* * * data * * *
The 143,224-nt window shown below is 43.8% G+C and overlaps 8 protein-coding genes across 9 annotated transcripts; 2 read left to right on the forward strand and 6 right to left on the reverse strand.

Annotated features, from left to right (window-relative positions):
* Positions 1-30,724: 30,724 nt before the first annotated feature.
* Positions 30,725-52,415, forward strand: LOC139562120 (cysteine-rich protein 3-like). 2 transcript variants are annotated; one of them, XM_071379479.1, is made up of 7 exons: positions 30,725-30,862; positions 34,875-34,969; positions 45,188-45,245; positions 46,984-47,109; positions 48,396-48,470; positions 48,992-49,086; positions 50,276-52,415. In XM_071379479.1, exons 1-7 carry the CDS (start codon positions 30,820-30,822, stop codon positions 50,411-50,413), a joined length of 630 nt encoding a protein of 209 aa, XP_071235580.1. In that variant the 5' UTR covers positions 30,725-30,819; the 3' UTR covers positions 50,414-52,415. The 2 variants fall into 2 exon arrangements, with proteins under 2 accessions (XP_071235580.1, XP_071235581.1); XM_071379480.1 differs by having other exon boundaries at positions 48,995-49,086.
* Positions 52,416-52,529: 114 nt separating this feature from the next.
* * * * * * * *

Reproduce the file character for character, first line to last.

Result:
The 143,224-nt window shown below is 43.8% G+C and overlaps 8 protein-coding genes across 9 annotated transcripts; 2 read left to right on the forward strand and 6 right to left on the reverse strand.

Annotated features, from left to right (window-relative positions):
* Positions 1-30,724: 30,724 nt before the first annotated feature.
* Positions 30,725-52,415, forward strand: LOC139562120 (cysteine-rich protein 3-like). 2 transcript variants are annotated; one of them, XM_071379479.1, is made up of 7 exons: positions 30,725-30,862; positions 34,875-34,969; positions 45,188-45,245; positions 46,984-47,109; positions 48,396-48,470; positions 48,992-49,086; positions 50,276-52,415. In XM_071379479.1, exons 1-7 carry the CDS (start codon positions 30,820-30,822, stop codon positions 50,411-50,413), a joined length of 630 nt encoding a protein of 209 aa, XP_071235580.1. In that variant the 5' UTR covers positions 30,725-30,819; the 3' UTR covers positions 50,414-52,415. The 2 variants fall into 2 exon arrangements, with proteins under 2 accessions (XP_071235580.1, XP_071235581.1); XM_071379480.1 differs by having other exon boundaries at positions 48,995-49,086.
* Positions 52,416-52,529: 114 nt separating this feature from the next.